Jay Gruden trying to get handle on roller-coaster Redskins

Redskins coach Jay Gruden, on being 18-18-1 in the last 37 games: "When we're up, we have a good front-running attitude. When we're down, we have to figure out ways to get out of a funk." Brad Mills/USA TODAY Sports

ASHBURN, Va. -- The Washington Redskins have returned to a familiar spot. They’re coming off a strong victory over a good team. That means coach Jay Gruden is in a familiar spot as well: trying to get his team to turn that good win into something more.

The Redskins (3-2) have become the NFL’s middle ground in the last three-plus seasons, unable to escape the .500 barrier.

“That’s something we’re all dying to find the answer to,” Gruden said. “Our consistency has not been very good under my reign as head coach. Sometimes handling success is equally important as handling adversity. We handle losses well, but in some of those losses throughout the course of the game, we don’t handle adversity well.”

They enjoyed success last week in beating the Carolina Panthers (3-2). They rolled at Arizona (1-5) in the season opener and then lost at home by 12 to the Indianapolis Colts (1-5). Three weeks ago they beat Green Bay (3-2-1), only to lose by 24 at New Orleans (4-1) the following game -- after a bye.

On Sunday they host the Dallas Cowboys (3-3), another franchise with a similar one-week-up, one-week-down stigma.

The Redskins' roller-coaster ride hasn’t just happened under Gruden, however. In his second stint as coach, Joe Gibbs had two years when he won a combined 19 games and made the playoffs both times (winning one game); in the other two years, they won a combined 11.

The Redskins haven’t won nine or more games in consecutive years since 1991-92. They have won 10 games three times since 1991, and they’re a combined 16-32 in the following season.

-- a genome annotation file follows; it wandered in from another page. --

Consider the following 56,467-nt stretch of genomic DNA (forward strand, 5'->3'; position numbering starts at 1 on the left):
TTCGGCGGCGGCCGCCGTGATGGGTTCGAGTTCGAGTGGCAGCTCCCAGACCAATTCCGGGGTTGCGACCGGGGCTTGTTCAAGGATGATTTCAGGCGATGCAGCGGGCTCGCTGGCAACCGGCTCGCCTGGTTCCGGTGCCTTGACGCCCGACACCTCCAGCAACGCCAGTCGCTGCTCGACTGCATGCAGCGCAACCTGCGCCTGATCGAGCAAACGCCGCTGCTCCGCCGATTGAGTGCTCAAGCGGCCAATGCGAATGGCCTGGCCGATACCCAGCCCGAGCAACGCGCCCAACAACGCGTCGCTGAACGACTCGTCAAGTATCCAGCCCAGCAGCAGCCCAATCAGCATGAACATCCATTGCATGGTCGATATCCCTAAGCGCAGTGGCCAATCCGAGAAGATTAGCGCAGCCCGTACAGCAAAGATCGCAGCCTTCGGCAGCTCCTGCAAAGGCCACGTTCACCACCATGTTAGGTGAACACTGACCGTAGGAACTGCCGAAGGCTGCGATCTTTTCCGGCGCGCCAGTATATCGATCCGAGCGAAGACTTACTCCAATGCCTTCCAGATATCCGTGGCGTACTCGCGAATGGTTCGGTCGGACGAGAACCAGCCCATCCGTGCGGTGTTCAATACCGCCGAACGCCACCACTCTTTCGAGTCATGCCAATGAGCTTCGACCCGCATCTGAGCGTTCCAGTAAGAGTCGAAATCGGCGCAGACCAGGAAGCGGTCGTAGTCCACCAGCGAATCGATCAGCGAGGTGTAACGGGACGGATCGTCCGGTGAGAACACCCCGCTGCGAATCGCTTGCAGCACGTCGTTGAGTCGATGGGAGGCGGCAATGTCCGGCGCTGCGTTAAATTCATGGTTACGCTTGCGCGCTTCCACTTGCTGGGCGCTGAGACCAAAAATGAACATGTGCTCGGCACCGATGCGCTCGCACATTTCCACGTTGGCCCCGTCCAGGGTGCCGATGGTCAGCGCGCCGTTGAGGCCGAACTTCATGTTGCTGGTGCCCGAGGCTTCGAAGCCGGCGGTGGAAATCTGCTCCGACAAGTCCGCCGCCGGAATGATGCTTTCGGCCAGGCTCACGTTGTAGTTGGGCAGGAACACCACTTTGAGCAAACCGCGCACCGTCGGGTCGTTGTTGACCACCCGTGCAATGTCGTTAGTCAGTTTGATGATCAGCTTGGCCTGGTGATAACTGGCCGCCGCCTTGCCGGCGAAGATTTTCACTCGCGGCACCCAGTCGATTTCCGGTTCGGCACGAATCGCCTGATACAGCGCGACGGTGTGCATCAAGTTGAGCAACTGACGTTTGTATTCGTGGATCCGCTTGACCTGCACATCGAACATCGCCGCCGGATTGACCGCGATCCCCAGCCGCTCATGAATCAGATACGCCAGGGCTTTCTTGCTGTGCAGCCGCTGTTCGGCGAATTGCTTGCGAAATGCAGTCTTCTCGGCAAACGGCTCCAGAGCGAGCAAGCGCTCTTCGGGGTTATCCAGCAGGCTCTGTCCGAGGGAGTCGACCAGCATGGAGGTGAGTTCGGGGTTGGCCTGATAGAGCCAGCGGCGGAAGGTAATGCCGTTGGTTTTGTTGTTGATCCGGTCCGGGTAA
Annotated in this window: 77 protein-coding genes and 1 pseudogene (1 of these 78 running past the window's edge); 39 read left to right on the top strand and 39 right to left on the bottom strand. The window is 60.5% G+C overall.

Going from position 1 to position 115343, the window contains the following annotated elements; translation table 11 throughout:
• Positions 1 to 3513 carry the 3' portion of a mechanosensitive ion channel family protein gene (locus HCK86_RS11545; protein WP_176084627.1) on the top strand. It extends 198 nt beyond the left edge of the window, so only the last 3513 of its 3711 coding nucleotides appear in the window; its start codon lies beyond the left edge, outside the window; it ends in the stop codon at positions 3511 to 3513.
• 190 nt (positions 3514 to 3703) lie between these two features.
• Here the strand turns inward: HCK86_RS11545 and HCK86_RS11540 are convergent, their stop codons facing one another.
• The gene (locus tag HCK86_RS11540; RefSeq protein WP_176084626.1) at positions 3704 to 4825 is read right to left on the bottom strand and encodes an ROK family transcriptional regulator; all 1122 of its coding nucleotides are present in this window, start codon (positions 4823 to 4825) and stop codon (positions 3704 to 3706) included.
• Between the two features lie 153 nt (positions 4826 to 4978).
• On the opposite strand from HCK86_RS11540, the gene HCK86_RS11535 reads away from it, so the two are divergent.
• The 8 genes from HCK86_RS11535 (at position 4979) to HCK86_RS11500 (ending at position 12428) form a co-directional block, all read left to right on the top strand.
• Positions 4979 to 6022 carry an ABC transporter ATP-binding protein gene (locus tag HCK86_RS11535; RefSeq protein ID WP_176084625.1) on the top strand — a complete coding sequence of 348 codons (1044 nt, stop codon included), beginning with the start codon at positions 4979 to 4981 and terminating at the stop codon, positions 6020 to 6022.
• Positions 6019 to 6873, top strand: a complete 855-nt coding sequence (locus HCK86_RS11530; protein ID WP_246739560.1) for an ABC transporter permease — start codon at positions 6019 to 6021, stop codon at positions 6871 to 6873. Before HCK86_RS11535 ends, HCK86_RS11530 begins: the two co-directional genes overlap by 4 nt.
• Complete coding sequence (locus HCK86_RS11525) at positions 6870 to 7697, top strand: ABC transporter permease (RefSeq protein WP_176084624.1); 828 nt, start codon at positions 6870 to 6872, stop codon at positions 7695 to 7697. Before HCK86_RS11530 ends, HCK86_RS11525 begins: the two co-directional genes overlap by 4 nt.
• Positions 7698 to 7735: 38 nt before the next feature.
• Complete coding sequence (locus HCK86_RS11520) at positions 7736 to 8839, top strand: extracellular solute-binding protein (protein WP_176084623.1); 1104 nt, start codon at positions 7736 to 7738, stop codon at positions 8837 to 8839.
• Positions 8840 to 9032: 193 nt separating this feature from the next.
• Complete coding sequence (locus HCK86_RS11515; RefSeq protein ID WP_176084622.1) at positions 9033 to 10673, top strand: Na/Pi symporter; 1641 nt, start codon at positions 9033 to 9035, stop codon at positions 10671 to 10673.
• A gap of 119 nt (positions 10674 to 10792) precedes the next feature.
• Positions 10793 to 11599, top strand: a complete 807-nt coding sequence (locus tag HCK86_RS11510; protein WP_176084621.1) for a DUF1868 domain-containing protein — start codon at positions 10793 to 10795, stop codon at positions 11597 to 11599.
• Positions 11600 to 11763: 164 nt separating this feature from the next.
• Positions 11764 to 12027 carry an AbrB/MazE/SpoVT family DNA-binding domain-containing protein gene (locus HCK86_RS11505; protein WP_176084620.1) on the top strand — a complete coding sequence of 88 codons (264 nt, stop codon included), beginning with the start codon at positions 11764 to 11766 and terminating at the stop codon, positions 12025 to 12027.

Under Gruden, they’re 27-25-1 since the start of the 2015 season and 18-18-1 since the 2016 season began. The Redskins are the NFL’s equator, and if they don’t get off it, Gruden will feel a similar heat.

“Our biggest test is to see how we respond after this win,” Redskins left tackle Trent Williams said. “What we’ve been doing -- playing great, playing bad, playing great, playing bad -- we’ve got to cut that streak. We can’t continue to operate like that. ... [But] our problem has never been focus, never been effort. We always play hard. It always comes down to fundamental mistakes.”

"I wouldn't say he's very nice right now, and I don't think he should be."
Redskins backup QB Colt McCoy, on coach Jay Gruden

Against New Orleans, the Redskins would have forced punts on the Saints’ first two possessions if not for penalties on third down. The Saints scored touchdowns both times. A 43-19 blowout followed. Against Carolina, they recovered a fumbled punt and a play later scored the game’s first touchdown. The energy level surged. They haven’t trailed in their three wins; they haven’t led in their two losses.